International Law and Its Legitimacy

international law

As the world has become more globalized, international law has also increased in scope. Through the colonial expansion of European powers, international law became geographically international. After World War II, decolonization led to the establishment of scores of independent states. International law now encompasses many governmental matters, from the relationship between an individual and their state, to migration and environmental issues. While its scope has grown dramatically, it still has many areas that aren’t fully explored.

One aspect of international law that is frequently overlooked is its de facto legitimacy. In Bentham’s classical definition, international law is “rules that govern relations among states.” While this is true in the traditional sense, more recent interpretations have found international law to be a vastly more complicated set of rules and practices. Besides states, international law also encompasses norms that were created before state formation, such as those referred to as jus cogens.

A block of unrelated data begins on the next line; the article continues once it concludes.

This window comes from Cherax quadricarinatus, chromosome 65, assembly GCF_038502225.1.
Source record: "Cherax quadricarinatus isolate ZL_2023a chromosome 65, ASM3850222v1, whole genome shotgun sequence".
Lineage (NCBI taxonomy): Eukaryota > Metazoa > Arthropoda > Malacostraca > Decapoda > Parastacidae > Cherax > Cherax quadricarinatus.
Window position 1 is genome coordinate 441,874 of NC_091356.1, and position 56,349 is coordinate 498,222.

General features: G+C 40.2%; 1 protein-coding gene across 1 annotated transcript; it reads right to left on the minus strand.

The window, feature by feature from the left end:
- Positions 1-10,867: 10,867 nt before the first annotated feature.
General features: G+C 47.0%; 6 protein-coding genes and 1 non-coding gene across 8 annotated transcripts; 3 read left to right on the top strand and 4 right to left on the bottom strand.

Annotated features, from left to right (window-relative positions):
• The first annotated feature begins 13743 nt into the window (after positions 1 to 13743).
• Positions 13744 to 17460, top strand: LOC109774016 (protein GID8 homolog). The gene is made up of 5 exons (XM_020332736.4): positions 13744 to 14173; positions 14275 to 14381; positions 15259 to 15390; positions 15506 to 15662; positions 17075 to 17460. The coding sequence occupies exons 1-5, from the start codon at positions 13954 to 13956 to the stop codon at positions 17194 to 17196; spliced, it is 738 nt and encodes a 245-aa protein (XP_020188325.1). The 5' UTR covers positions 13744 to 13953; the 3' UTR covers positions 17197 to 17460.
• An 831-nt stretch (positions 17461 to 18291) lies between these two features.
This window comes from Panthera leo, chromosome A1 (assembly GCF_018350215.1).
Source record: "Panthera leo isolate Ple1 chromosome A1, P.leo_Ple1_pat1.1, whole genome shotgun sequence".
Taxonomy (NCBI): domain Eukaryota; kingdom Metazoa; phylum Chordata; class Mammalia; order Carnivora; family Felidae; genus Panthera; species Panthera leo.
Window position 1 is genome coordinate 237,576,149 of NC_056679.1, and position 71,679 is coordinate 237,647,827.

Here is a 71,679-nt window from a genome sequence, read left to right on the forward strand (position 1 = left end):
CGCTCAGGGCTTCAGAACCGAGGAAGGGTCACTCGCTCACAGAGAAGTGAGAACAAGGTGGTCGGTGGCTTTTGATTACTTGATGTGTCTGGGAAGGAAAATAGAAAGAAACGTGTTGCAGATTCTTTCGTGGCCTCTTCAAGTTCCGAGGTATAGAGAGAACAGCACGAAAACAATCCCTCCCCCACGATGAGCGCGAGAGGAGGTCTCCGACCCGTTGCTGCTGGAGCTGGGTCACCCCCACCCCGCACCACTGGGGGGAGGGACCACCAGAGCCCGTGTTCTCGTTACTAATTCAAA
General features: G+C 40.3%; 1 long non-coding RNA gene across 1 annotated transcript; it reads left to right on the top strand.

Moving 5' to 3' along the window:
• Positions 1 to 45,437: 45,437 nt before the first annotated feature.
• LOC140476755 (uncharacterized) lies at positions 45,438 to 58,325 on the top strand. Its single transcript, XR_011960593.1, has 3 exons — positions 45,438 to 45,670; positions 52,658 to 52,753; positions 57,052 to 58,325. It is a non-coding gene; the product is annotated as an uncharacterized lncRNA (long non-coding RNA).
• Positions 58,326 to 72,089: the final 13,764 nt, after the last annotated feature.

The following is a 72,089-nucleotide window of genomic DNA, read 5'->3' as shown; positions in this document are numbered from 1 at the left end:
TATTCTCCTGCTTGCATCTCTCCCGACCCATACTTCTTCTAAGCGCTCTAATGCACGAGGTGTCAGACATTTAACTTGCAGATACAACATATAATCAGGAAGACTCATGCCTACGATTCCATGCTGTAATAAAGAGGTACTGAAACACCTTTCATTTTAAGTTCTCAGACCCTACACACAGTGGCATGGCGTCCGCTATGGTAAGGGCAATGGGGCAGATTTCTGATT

Although the Security Council has used its enforcement powers in recent years, many grave breaches of international law haven’t been met with enforcement action. As a result, international law lacks a centralized dispute settlement system. In this way, the ICJ can play an important role in resolving conflicts. But it is not without its limitations. The UN’s Human Rights Council is a prime example of this. Its mandated mandate is to protect the rights of the people of a particular country.

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